Please share with me your experiences.

How to Keep a Journal for Brazilian Jiu-Jitsu, Judo, MMA, . . .

Keeping a journal for you BJJ, Judo, MMA, or any martial art is a great way to improve your technique, document your progress,  and understand your art.  I’ll talk a little about each of the 3 and give some hopefully helpful ideas to help you start or improve on your own journal. But first some basics on journal writing.

Your journal can be a note book, a digital text file, a blog, or anything you feel the most comfortable with.  Just make sure it is something that you can keep a copy of or that is durable in some fashion.  Why?  Lets say you just received your black belt.  For years you have compiled your knowledge and history of your labors.  It would be a crying shame to lose it all to a hard drive failure or because you left somewhere and it disappeared.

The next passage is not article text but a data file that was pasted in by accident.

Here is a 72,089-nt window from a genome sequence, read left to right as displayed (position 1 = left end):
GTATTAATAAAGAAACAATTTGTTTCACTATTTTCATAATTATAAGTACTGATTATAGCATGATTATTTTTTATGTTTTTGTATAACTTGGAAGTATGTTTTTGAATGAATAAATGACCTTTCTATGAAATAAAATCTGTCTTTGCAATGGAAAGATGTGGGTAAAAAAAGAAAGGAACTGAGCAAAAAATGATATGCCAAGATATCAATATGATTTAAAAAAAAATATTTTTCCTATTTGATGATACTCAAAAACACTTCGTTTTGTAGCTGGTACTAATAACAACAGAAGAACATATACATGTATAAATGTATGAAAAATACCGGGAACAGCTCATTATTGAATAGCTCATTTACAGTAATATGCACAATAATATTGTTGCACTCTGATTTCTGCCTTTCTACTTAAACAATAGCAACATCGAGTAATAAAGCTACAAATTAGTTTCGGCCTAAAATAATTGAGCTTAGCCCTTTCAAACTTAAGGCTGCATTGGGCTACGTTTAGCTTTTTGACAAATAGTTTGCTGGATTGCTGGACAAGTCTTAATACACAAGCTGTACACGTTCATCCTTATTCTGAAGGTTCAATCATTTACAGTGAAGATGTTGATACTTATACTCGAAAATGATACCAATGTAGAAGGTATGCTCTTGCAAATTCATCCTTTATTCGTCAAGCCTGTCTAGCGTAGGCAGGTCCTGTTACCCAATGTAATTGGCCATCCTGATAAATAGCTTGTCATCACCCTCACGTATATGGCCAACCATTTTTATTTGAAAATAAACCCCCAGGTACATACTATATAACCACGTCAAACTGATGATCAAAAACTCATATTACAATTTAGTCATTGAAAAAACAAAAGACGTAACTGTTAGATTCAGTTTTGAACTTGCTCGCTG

Figure out a recording style you like.  This for you only, after all, so experiment until you are satisfied.  Don’t get discourage when you don’t feel its not formatted correctly.  Try different formats.  In time you will work out a style or system that is pleasing to your thoughts and eyes.

Now what should I write in my journal?  As you start working on it your journal will be come rich with information.  You will start to have ideas and see how you could record information you would like to keep.  Read over your journal often to help you get the big picture.  Don’t be to critical of previous entries, use them in a constructive manner to create a better style in future entries.  Your skills will not only increase in your martial art but in your journaling.

According to a poll conducted on, The Fight Works Podcast,  52% of the 273 people who responded to the poll said they keep a notebook, diary, or journal for Jiu-Jitsu.

Improving Your Technique

The old saying “Those who forget history are doomed to repeat it” still rings true.  The mistakes you made at your last tournament or in your last class need to be recorded so you can set goal to correct them.  You don’t want to keep repeating them.